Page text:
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Information Systems:   Information Systems
 
UNDERGRADUATE COURSES:

IS 117 - Introduction to Website Development (3-0-3)
This course discusses the concepts and skills required to plan, design and build websites. It will be taught in a lab to ensure hands-on experience with each of these tasks. The course begins with an overview of web technologies. Students learn to plan websites, which includes determining the business and end-user requirements for the site. Design includes learning to develop "mockups" of how the site will look and how people will use it. The major tools for building websites will be industry standard HTML and XHTML to describe webpage content, and Cascading Style Sheets (CSS) for flexibly formatting the content. Using entire site, as well as "future-proofs" a website, allowing it to be viewed on every major web browser (such as Firefox or Chrome) and easily adapt to changes in future browser technology. The course features substantial hands-on projects comprising websites of several interlinked pages and images, enabling students to thoroughly learn the course's important concepts and skills. Effective From: Spring 2012

IS 118 - Introduction to Software Application Tools (3-0-3)
This hands-on taught in a computer lab, introduces the general area of application development, including web and other software applications. This course will teach you about these tools through the use of the development of several applications. During this process you will learn about the general software development process, including the software development life cycle (SDLC), which covers gathering requirements, designing the application, application testing and implementation. Effective From: Fall 2011

IS 127 - Introduction to Web Systems Design (3-0-0)
This course provides a critical, hands-on introduction to Web-based Information Systems and Web systems design. Students will research and discuss emerging trends, capabilities, and limitations of web technologies used to capture, store, access, and disseminate information for both businesses and online communities. Students will design and develop different types of websites and web applications which will then be analyzed as to their usability in real public and private settings. Effective From: Fall 2008 Until: Summer 2009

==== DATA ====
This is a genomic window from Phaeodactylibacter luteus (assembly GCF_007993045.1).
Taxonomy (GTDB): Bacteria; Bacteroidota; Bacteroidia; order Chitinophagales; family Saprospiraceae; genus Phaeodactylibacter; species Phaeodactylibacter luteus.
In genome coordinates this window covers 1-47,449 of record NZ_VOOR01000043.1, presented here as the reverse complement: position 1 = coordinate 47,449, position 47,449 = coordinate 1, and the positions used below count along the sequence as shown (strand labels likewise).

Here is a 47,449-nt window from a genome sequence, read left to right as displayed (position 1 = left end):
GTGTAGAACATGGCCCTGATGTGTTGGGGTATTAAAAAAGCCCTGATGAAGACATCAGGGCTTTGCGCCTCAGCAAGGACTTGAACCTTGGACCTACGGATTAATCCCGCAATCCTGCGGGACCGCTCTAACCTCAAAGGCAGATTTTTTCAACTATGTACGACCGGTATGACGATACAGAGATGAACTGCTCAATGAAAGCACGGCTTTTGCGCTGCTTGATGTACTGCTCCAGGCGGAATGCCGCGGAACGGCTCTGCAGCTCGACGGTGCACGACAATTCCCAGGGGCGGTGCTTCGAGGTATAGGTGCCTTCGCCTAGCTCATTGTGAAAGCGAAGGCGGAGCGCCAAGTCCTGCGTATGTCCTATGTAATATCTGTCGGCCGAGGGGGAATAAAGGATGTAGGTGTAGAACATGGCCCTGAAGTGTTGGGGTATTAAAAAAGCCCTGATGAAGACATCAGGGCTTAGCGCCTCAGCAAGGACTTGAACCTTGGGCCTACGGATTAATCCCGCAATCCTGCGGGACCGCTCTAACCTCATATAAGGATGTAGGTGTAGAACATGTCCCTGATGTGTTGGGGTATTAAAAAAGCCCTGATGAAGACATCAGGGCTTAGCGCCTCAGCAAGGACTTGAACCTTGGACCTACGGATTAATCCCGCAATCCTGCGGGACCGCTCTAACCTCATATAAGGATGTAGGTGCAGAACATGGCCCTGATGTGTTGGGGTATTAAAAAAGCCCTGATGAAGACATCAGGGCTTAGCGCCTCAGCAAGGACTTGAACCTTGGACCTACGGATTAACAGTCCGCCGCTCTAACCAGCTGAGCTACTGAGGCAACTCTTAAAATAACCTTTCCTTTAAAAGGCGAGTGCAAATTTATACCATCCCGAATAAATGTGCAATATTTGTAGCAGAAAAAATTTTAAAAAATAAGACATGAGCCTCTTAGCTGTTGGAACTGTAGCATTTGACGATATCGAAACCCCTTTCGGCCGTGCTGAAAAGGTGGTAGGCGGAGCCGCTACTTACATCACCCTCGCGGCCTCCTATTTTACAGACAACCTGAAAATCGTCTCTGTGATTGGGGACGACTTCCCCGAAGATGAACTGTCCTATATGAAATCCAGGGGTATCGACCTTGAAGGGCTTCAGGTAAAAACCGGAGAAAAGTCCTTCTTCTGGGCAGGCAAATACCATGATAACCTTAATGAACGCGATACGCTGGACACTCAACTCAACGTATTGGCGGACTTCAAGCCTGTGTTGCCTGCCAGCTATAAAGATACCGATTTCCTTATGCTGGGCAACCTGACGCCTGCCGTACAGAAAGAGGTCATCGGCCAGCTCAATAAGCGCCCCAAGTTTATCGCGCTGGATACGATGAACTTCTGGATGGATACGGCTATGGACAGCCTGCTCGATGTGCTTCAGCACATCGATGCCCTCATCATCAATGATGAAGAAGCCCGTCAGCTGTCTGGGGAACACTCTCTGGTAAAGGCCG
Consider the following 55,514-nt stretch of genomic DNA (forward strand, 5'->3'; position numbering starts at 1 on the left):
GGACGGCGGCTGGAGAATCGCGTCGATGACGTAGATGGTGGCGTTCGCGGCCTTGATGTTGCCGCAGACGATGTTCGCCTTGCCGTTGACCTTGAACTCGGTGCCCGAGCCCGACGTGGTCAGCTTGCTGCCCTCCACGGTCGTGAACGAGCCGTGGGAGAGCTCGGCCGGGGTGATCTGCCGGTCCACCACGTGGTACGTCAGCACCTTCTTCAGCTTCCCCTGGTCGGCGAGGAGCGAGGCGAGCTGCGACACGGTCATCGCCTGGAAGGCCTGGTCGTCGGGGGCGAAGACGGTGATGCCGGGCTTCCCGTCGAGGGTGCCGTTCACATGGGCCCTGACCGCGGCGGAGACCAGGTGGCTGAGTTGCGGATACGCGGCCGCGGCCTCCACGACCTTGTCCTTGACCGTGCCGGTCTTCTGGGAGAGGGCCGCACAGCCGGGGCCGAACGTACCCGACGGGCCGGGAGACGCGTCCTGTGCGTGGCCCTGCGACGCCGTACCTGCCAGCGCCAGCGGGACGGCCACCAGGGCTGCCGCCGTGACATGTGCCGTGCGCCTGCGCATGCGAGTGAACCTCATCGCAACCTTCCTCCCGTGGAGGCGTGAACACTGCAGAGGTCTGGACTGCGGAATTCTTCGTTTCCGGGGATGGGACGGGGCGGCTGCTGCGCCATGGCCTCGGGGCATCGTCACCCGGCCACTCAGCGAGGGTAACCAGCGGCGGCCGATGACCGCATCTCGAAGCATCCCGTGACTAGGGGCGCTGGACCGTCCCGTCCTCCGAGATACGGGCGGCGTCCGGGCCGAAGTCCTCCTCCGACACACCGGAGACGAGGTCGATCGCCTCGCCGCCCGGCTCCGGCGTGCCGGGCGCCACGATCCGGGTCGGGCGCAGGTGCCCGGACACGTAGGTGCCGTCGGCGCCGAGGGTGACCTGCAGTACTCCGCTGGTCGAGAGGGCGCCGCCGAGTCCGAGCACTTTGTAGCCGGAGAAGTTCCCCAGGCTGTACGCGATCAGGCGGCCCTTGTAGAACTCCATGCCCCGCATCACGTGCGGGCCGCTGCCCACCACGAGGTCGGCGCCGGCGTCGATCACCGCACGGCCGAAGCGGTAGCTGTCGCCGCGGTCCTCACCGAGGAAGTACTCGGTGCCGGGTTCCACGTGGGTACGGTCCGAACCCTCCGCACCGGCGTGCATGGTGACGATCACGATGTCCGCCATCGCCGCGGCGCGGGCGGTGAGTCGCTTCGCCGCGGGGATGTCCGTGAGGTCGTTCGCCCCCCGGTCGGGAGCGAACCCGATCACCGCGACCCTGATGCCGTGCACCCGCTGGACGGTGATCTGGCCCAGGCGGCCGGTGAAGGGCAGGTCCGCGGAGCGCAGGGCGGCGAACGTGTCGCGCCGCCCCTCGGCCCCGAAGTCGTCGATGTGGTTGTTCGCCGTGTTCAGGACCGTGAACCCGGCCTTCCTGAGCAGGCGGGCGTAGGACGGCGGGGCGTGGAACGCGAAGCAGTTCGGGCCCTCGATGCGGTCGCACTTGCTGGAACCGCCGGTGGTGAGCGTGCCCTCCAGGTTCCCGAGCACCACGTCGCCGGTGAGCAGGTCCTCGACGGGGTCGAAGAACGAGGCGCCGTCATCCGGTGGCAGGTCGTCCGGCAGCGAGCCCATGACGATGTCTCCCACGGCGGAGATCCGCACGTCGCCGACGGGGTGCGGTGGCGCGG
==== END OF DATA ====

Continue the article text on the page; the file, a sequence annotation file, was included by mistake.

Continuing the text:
IS 217 - Advanced Website Development (3-0-3)
Pre-requisites: IS 117 or equivalent. This course discusses the concepts and skills required to plan, design and build advanced websites, with a focus on sophisticated user interaction enabled by programming the web browser (such as Internet Explorer or Chrome). Such programming is known as client-side scripting. These interactive websites utilize forms to gather user inputs, and vary both the content and display of the webpages based on the current user tasks and preferences. This includes designing and dynamically changing tabs and menus, as well as expanding and contracting sections of pages. Students will develop a thorough understanding of website usability (designing effective sites that people like, security and user privacy, browser capability (ensuring websites work on every major web browser), and the tools and skills that web developers use to add interactive features to websites. These skills include Javascript (for programming interactive features), the Document Object Model or DOM (specifying the internal structure of web pages), JQuery (to access information utilizing this internal structure, create animations and generally streamline Javascript), browser variables (providing information about the browser characteristics), HTML input forms, form validation (ensuring correctness of user input), securing user input (to ensure user privacy), cookies (tracking user information), basic communication with the web server (which processes the information users input into forms), and AJAX ( which integrates many of these technologies). The course will be taught in a lab to ensure hands-on experience and will include substantial design and development projects. Effective From: Spring 2012

IS 218 - Building Web Applications (3-0-3)
Prerequisites: CS 113 or 115, or other computing GUR. This course provides a critical, hands-on introduction to the design of Web-based Information Systems. We will explore and discuss emerging trends, capabilities, and limitations of web technologies used to capture, store, access, and disseminate information for both businesses and online communities. Students, working in groups, will design and develop different types of web applications, which will then be analyzed and critiqued by the students as to their usability in actual public and private settings. An open-source web content management system will be utilized throughout the course. Effective From: Spring 2012